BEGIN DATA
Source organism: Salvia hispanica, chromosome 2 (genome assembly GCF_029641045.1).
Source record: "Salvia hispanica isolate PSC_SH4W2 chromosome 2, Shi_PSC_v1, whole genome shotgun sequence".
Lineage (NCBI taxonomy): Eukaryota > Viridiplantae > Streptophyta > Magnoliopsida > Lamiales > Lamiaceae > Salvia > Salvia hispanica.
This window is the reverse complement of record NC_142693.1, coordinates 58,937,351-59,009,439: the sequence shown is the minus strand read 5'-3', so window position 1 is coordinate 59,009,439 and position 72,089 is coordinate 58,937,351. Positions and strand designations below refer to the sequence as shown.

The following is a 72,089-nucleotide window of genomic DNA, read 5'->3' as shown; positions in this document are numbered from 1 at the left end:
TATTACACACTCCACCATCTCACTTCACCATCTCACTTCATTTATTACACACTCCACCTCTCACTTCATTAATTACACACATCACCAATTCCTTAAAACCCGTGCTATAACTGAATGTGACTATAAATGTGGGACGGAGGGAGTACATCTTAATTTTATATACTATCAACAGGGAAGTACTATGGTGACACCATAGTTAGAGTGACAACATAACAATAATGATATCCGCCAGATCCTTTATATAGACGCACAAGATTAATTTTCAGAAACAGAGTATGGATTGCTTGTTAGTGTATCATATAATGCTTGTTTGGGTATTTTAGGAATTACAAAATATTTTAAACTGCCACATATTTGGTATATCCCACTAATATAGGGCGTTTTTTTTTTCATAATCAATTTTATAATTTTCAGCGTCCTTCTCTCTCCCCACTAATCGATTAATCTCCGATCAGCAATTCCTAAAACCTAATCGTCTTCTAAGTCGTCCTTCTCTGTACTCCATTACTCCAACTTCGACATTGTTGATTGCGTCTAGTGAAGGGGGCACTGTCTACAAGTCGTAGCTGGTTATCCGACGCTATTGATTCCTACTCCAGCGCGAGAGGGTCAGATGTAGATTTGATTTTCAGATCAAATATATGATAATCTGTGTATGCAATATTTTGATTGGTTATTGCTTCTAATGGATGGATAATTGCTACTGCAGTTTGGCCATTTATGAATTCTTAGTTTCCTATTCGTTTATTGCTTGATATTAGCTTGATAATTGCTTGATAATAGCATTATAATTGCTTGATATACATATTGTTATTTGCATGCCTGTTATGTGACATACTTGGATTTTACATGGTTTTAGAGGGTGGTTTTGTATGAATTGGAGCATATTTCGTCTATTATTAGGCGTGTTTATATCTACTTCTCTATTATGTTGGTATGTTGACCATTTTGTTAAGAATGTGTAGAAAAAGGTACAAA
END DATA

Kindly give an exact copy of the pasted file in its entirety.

Source organism: Salvia hispanica, chromosome 2 (genome assembly GCF_029641045.1).
Source record: "Salvia hispanica isolate PSC_SH4W2 chromosome 2, Shi_PSC_v1, whole genome shotgun sequence".
Lineage (NCBI taxonomy): Eukaryota > Viridiplantae > Streptophyta > Magnoliopsida > Lamiales > Lamiaceae > Salvia > Salvia hispanica.
This window is the reverse complement of record NC_142693.1, coordinates 58,937,351-59,009,439: the sequence shown is the minus strand read 5'-3', so window position 1 is coordinate 59,009,439 and position 72,089 is coordinate 58,937,351. Positions and strand designations below refer to the sequence as shown.

The following is a 72,089-nucleotide window of genomic DNA, read 5'->3' as shown; positions in this document are numbered from 1 at the left end:
TATTACACACTCCACCATCTCACTTCACCATCTCACTTCATTTATTACACACTCCACCTCTCACTTCATTAATTACACACATCACCAATTCCTTAAAACCCGTGCTATAACTGAATGTGACTATAAATGTGGGACGGAGGGAGTACATCTTAATTTTATATACTATCAACAGGGAAGTACTATGGTGACACCATAGTTAGAGTGACAACATAACAATAATGATATCCGCCAGATCCTTTATATAGACGCACAAGATTAATTTTCAGAAACAGAGTATGGATTGCTTGTTAGTGTATCATATAATGCTTGTTTGGGTATTTTAGGAATTACAAAATATTTTAAACTGCCACATATTTGGTATATCCCACTAATATAGGGCGTTTTTTTTTTCATAATCAATTTTATAATTTTCAGCGTCCTTCTCTCTCCCCACTAATCGATTAATCTCCGATCAGCAATTCCTAAAACCTAATCGTCTTCTAAGTCGTCCTTCTCTGTACTCCATTACTCCAACTTCGACATTGTTGATTGCGTCTAGTGAAGGGGGCACTGTCTACAAGTCGTAGCTGGTTATCCGACGCTATTGATTCCTACTCCAGCGCGAGAGGGTCAGATGTAGATTTGATTTTCAGATCAAATATATGATAATCTGTGTATGCAATATTTTGATTGGTTATTGCTTCTAATGGATGGATAATTGCTACTGCAGTTTGGCCATTTATGAATTCTTAGTTTCCTATTCGTTTATTGCTTGATATTAGCTTGATAATTGCTTGATAATAGCATTATAATTGCTTGATATACATATTGTTATTTGCATGCCTGTTATGTGACATACTTGGATTTTACATGGTTTTAGAGGGTGGTTTTGTATGAATTGGAGCATATTTCGTCTATTATTAGGCGTGTTTATATCTACTTCTCTATTATGTTGGTATGTTGACCATTTTGTTAAGAATGTGTAGAAAAAGGTACAAA